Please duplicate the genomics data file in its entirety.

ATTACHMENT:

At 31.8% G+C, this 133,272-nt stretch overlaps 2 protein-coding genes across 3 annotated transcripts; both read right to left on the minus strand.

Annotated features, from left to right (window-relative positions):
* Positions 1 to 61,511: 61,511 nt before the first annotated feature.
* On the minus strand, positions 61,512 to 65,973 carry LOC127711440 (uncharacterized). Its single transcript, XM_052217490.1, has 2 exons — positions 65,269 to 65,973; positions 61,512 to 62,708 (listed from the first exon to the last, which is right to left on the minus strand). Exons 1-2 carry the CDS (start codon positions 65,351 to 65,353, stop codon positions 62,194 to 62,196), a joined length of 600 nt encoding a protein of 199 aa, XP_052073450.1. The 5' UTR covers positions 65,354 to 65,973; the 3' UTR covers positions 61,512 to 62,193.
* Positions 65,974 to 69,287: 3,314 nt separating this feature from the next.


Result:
At 31.8% G+C, this 133,272-nt stretch overlaps 2 protein-coding genes across 3 annotated transcripts; both read right to left on the minus strand.

Annotated features, from left to right (window-relative positions):
* Positions 1 to 61,511: 61,511 nt before the first annotated feature.
* On the minus strand, positions 61,512 to 65,973 carry LOC127711440 (uncharacterized). Its single transcript, XM_052217490.1, has 2 exons — positions 65,269 to 65,973; positions 61,512 to 62,708 (listed from the first exon to the last, which is right to left on the minus strand). Exons 1-2 carry the CDS (start codon positions 65,351 to 65,353, stop codon positions 62,194 to 62,196), a joined length of 600 nt encoding a protein of 199 aa, XP_052073450.1. The 5' UTR covers positions 65,354 to 65,973; the 3' UTR covers positions 61,512 to 62,193.
* Positions 65,974 to 69,287: 3,314 nt separating this feature from the next.